STARBOARD: The Virginian oughta learn the terms of surrender while he can.

(The poleman walk offstage aft.
They reenter.)
Most the men in these colonies are sons of British born or British born themselves. My own Pa's pa served in the King's navy. It's like fighting your father, like fighting your blood.

And... shove.

(The gunner sits quietly as they pole offstage, and then reenter after a moment.)

GUNNER: Friend, I figger you're most likely right. The Virginian's a son of a Virginian whore, we're a snivelling, rag-tag puppet show of an army, and we're doomed... aye... somewhere cross that river.

STARBOARD (overlapping): And... shove!

GUNNER: And knowing it don't change a damned thing.... Might as well fight. You can fight him now or you can fight him later....

(pausing again for the Poleman to return)
...For all I know or care you might be the King's cousin, you and all your British born brothers.... But you've stood up, see?... And he won't forget. So now you'd do well to not forget neither. You might be his cousin, but you've stood up. So now you're a bloody white nigger like me.

STARBOARD: Hey... HEY!... You mind your mouth, cannon man. I'm the skipper this boat. And I ain't no nigger neither.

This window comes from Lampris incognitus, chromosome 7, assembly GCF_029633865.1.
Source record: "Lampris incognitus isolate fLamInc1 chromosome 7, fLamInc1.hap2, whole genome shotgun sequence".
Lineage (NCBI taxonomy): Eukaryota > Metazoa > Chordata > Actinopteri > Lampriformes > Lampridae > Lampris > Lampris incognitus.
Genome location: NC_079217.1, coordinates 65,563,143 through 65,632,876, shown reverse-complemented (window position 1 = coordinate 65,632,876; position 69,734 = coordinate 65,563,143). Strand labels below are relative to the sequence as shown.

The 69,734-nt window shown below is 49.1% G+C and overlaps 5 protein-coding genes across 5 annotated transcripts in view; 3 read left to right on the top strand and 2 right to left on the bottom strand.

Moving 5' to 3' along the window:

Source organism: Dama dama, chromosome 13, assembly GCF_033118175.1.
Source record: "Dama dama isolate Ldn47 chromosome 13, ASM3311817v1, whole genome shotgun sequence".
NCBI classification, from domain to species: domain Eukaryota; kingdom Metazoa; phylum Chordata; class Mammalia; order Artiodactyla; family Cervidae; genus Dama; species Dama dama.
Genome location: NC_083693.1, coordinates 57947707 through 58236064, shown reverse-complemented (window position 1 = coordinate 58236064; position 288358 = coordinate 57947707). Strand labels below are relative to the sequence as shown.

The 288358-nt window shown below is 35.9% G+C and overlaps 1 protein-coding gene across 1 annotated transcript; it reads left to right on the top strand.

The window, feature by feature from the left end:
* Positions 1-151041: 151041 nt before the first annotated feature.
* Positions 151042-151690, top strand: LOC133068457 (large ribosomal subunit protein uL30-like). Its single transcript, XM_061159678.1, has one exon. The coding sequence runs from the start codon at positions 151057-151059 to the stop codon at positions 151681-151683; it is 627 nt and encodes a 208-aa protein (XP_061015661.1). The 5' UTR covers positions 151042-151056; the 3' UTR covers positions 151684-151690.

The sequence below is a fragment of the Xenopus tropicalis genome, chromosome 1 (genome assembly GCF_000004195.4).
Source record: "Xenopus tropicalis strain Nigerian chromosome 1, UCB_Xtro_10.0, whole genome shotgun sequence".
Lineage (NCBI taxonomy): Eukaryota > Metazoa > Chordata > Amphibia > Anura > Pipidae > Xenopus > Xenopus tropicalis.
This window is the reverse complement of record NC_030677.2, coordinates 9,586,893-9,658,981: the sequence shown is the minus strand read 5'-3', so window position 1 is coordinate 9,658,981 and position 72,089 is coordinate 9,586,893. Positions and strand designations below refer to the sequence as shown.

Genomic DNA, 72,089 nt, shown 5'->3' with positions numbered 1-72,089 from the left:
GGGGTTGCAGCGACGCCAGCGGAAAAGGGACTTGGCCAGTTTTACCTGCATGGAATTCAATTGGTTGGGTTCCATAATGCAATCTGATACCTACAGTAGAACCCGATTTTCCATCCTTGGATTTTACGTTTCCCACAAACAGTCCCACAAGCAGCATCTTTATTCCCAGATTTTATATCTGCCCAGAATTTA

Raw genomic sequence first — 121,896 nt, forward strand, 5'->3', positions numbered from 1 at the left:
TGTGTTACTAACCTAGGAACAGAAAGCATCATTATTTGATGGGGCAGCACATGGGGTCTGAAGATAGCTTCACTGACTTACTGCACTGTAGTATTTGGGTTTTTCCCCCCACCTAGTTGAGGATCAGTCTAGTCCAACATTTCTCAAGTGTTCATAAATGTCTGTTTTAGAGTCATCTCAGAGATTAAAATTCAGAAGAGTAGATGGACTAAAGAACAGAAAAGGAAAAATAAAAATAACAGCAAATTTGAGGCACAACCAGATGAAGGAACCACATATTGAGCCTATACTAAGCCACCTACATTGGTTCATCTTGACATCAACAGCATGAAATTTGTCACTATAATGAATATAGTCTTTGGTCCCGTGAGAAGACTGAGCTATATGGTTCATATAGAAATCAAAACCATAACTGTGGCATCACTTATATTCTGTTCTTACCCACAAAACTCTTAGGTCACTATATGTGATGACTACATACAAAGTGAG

GUNNER: Well, right you are, sir, and I'm sure I'm quite sorry. I'll surely mind my mouth in the future.

STARBOARD: And... shove.

(shouting aft)
Three points to starboard, Tom. Straighten her into land.
(They push aft offstage and return after a moment. They stand at the bow pointing their poles ahead to brake the landing. Everyone jolts slightly as the boat hits the shore.)

LARBOARD New Jersey, ho!

(The starboard poleman tosses a length of rope into the audience.)

STARBOARD: Ye want to just sit there, or do ye want yank that line and tie us off?

(The starboard poleman hops ashore.)

STARBOARD (to the larboard man): Gonna go find the colonel.


(Starboard exits through the house.
The larboard poleman hops on shore with second line and ties it off. He climbs back aboard and exits aft.
The Gunner stands and slings the spongeman over his shoulder. Then he clambers as best he can off the boat.)

GUNNER (catching someone's attention in the audience): Hey!... Well met there then. Happy Christmas to ya. I'll need a horse or two to pull this gun off.

(He lays the man on the ground right at the audiences feet.)
This one'll need burying. Make sure his bible's with him when you cover him up....
(looking down)
'Tis a pity, too. What did I tell ya time and time, Jonas Spongeman. Dying's not half as fine as killing the lobster. The one you can only do once, the other as often as Jesus pleases.
(The gunner climbs aboard the boat and begins unlashing the cannon.